AN HISTORIC public house on a site which played a major role in the North-East’s transport past is up for sale.

Locomotion No 1 pub sits opposite the platform of Heighington train station, Newton Aycliffe, where its namesake and first steam locomotive to run on the Stockton and Darlington Railway (SDR) was assembled on the tracks in 1825 - heralding the start of the railway system in Britain.

Dating back almost 200 years, the public house and former Heighington Station is now up for sale and will be auctioned at the Gosforth Marriot Hotel, in Newcastle, next month with a reserve price of £230,000 plus VAT.

Chris Watson, of Events DTV, which is handling the sale on behalf of the owner, said: “It has been pubs over the years on and off but they haven’t worked and it has been closed for a long time.

"Hopefully it will go to the right person who can do something with it.” Mr Watson said interest had already been shown by a prospective buyer who would like to see it reopened as a pub and extended as a business, with the addition of a caravan park or glamping area.

Its current owner bought the property in 2011.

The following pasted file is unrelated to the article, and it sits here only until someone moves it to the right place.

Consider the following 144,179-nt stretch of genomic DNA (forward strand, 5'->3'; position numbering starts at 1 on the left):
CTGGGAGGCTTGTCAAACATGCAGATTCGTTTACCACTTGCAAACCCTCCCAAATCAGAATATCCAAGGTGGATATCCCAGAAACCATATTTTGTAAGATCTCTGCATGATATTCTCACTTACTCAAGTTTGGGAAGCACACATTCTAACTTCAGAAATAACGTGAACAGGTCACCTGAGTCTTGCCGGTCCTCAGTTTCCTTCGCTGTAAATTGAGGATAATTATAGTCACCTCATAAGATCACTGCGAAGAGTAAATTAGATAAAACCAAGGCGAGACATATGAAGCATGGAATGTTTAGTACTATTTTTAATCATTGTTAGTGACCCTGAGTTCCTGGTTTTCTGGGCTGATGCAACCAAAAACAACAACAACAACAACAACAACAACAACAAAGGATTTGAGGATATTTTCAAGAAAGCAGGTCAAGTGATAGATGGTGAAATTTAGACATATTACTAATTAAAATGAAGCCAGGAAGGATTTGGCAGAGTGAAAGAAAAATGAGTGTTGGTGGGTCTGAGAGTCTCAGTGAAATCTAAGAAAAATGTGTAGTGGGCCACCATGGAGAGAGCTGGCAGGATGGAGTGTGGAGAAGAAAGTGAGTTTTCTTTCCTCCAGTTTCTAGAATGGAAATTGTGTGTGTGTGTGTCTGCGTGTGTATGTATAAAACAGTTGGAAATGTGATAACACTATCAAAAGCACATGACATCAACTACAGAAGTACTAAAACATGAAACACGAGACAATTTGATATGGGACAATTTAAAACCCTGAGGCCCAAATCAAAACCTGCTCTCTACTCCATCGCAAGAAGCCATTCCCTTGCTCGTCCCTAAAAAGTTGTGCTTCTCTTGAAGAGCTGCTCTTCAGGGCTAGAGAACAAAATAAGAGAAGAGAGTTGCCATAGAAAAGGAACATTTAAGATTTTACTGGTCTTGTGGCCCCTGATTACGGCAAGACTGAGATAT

The business was set to reopen earlier this year but Durham Police said the landlady’s plans were dashed by a burglary in July.

The building comprises the kitchen and pub, a cellar, flat and bedrooms upstairs, the old ticket office and platform, a car park and land to the rear.

According to a booklet by the Friends of the Stockton and Darlington Railway (FSDR), the original part of the building, closest to the tracks, was completed in 1827 and opened as an inn two years later having finally secured a licence.

By 1848 it was no longer in use as a pub and the building eventually housed a station master and his family.

Extensions made to the Grade II-listed building throughout the centuries have included major additions between 1841 and 1851 and as recently as 1980.

A spokesperson for FSDR said: “The pub itself is one of the first lineside buildings, built in the days before anyone had developed the modern concept of a station, so the publican was expected to do everything: sell train tickets, receive parcels and sell coal while also serving beer and knocking up a quick snack for his customers.

"The pub is one of just three anywhere in the world that can tell this story – the others are in Darlington and Stockton – although its great boast may be about having the world’s oldest railway platform.

"It is an extremely rare and in many ways unique piece of local history that has a worldwide interest, and it is very sad to see it in such a forlorn state.”

It is hoped it can be brought back to life in time for the line’s 200th anniversary.